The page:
Police Commissioner Ray Kelly stunned reporters — and many long-time New Yorkers — when in May 2012 he said there was a break in the 1979 disappearance of Etan Patz, one of the most well-known missing child cases in the city's history. Kelly announced the arrest of Pedro Hernandez, a New Jersey man, who had confessed to murdering the 6-year-old.
But in getting that confession, detectives did not take what many consider to be a critical step to avoid a wrongful conviction.
They did not record Hernandez's full interrogation.
Court records show they didn't start recording until Hernandez had already been in custody for more than seven hours. That's a fact that could come back to haunt them when the case goes to trial — leaving an opening for the defense attorney to create doubt about the truth of the confession. And if he didn't do it, the lack of a record showing how cops got Hernandez to confess could mean an innocent man goes to prison.
"How in God's name could you not record that interrogation?" said Peter Neufeld, co-founder of the Innocence Project, which works to use DNA testing to exonerate people who were wrongfully convicted. "When you pick somebody up and you know it's a high-profile case, how could you not record that interrogation when you know you're just inviting suspicion?"
The Innocence Project has documented 311 post-conviction DNA exonerations nationwide. In more than a quarter of those cases there was a false confession. Experts say people with mental illness and low IQ are particularly susceptible to confessing to something they didn't do. Hernandez' attorney has argued his client "suffers from a serious mental disorder and has an IQ of approximately 70," according to court filings.
A state task force formed by New York's Chief Judge Jonathan Lippman reported in January 2012 that requiring police departments to electronically record interrogations was the most critical reform possible to avoiding wrongful convictions. Yet months after that report, NYPD detectives recorded only a fraction of Hernandez's time in custody.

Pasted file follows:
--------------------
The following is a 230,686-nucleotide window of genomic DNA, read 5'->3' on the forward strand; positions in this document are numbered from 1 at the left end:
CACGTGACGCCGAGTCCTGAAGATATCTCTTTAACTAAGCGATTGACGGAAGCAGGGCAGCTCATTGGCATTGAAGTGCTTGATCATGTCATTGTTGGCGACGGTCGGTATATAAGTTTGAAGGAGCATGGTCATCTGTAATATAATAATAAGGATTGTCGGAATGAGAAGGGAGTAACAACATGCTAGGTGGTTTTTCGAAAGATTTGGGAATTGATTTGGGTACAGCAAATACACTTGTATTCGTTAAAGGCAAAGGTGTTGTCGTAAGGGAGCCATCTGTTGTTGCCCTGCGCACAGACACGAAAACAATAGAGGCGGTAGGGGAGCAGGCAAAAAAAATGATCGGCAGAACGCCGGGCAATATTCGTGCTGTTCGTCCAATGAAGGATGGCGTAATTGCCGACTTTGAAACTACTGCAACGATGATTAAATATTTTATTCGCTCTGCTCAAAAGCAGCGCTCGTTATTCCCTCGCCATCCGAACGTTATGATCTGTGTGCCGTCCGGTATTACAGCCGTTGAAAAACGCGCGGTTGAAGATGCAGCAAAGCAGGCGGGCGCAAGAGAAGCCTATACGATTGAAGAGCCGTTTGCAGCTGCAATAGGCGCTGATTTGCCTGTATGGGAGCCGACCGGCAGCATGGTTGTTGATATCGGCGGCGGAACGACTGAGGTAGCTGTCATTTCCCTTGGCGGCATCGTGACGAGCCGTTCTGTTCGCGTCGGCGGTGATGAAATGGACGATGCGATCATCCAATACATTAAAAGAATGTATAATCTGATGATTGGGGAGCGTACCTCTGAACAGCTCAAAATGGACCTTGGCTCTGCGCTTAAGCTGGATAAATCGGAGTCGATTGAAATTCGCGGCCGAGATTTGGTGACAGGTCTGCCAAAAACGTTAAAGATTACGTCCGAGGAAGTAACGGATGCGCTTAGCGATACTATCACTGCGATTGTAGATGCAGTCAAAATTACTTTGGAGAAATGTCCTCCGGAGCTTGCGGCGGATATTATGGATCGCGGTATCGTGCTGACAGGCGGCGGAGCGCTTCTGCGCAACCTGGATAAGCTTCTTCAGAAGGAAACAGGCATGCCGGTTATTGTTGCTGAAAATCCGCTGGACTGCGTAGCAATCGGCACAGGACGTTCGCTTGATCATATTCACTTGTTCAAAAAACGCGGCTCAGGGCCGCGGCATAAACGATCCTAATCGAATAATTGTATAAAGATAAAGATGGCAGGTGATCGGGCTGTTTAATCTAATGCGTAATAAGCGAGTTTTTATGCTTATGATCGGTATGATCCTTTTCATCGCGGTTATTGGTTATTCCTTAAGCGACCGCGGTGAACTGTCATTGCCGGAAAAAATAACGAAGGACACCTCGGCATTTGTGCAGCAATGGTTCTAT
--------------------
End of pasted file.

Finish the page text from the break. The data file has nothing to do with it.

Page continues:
Commissioner Kelly was on the task force. State Assemblyman Joseph Lentol was also on the task force and said Kelly actually voted against recommending legislation to require the electronic recording of interrogations. Lentol has pushed for such legislation for the past decade.
One group opposing such legislation is the New York City Detectives Endowment Association. The group's president, Michael Palladino, said it's costly to outfit precincts with equipment and would slow down an already overburdened system.
He worried videotapes of interrogations would "become a training film or training episode for other criminals." He also pointed out that cops in this country are legally allowed to lie and trick suspects into confessing. He worried such tactics might not play well with a jury.
Kelly and the NYPD did not respond to repeated requests for comment on the issue.
In September 2012, Commissioner Kelly pledged to voluntarily expand videotaping of interrogations in the most serious felony cases to all precincts. But more than a year later, two-thirds of detective squads still aren't outfitted with recording equipment, according to figures from the NYPD. Only two of 77 are recording interrogations in homicide cases.
Asked to comment, the NYPD provided a brief prepared statement saying the department is "in the process of expanding citywide."
But that expansion is too late for the Hernandez case. There is a court hearing scheduled for March to determine if Hernandez's confession is admissible.
Reporting contributed by ProPublica reporter Joaquin Sapien.